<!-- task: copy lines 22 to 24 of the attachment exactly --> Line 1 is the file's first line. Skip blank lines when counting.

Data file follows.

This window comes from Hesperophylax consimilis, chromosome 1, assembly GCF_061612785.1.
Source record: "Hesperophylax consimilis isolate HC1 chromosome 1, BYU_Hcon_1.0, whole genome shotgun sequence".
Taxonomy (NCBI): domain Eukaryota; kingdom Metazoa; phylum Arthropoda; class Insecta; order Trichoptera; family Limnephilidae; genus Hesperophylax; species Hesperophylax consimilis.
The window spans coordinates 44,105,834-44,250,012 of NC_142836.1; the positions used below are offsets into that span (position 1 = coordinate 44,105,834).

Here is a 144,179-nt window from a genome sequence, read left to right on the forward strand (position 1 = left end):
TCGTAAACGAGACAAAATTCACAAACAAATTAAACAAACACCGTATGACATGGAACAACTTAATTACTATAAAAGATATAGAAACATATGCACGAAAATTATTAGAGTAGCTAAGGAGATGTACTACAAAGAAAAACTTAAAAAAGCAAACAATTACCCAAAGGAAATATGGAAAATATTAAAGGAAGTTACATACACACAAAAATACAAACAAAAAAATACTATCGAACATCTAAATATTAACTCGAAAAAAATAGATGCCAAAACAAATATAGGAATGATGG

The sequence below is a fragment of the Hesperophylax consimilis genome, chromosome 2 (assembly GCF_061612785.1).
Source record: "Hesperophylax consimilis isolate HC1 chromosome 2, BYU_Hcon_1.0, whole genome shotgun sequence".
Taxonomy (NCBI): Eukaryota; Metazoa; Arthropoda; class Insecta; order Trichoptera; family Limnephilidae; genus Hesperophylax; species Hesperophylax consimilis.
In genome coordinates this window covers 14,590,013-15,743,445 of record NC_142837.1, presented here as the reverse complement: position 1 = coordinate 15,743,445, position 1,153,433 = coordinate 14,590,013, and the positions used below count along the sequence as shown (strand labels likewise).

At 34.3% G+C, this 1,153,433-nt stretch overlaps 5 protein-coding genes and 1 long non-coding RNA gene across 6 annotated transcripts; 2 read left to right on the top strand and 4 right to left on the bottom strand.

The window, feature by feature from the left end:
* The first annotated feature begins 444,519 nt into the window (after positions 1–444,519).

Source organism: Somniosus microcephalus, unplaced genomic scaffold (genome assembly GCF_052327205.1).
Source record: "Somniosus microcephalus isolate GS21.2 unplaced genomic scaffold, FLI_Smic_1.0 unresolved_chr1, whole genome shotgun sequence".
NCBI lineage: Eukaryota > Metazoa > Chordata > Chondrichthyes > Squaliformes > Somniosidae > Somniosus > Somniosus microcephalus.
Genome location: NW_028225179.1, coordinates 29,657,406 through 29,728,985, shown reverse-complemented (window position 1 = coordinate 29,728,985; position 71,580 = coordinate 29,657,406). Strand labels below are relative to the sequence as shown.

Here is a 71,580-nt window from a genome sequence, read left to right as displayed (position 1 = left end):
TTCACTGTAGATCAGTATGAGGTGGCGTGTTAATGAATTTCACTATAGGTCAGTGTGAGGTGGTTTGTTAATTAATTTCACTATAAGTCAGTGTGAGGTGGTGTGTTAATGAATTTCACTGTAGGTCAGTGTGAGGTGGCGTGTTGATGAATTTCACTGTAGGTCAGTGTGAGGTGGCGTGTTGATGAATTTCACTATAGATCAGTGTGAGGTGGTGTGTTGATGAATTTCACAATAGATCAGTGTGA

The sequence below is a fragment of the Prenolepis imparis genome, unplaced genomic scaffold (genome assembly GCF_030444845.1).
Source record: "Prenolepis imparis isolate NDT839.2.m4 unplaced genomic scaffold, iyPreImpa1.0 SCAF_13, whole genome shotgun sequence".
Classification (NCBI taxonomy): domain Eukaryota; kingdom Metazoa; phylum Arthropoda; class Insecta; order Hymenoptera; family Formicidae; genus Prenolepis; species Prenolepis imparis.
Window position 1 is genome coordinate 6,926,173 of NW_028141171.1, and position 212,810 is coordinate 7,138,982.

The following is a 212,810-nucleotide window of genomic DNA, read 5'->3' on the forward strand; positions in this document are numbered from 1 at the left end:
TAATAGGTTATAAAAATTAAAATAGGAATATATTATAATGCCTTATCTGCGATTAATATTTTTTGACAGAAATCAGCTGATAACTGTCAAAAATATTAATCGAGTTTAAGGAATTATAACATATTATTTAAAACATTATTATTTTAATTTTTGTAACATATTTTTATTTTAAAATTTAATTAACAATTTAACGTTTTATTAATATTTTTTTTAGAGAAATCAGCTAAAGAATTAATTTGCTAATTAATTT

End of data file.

Classification (NCBI taxonomy): domain Eukaryota; kingdom Metazoa; phylum Arthropoda; class Insecta; order Hymenoptera; family Formicidae; genus Prenolepis; species Prenolepis imparis.
Window position 1 is genome coordinate 6,926,173 of NW_028141171.1, and position 212,810 is coordinate 7,138,982.

The following is a 212,810-nucleotide window of genomic DNA, read 5'->3' on the forward strand; positions in this document are numbered from 1 at the left end: